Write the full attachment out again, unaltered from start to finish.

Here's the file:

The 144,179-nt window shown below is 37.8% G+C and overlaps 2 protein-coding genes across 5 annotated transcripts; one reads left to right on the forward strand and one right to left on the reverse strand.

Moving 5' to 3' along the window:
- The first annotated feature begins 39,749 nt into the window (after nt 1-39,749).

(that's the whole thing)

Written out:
The 144,179-nt window shown below is 37.8% G+C and overlaps 2 protein-coding genes across 5 annotated transcripts; one reads left to right on the forward strand and one right to left on the reverse strand.

Moving 5' to 3' along the window:
- The first annotated feature begins 39,749 nt into the window (after nt 1-39,749).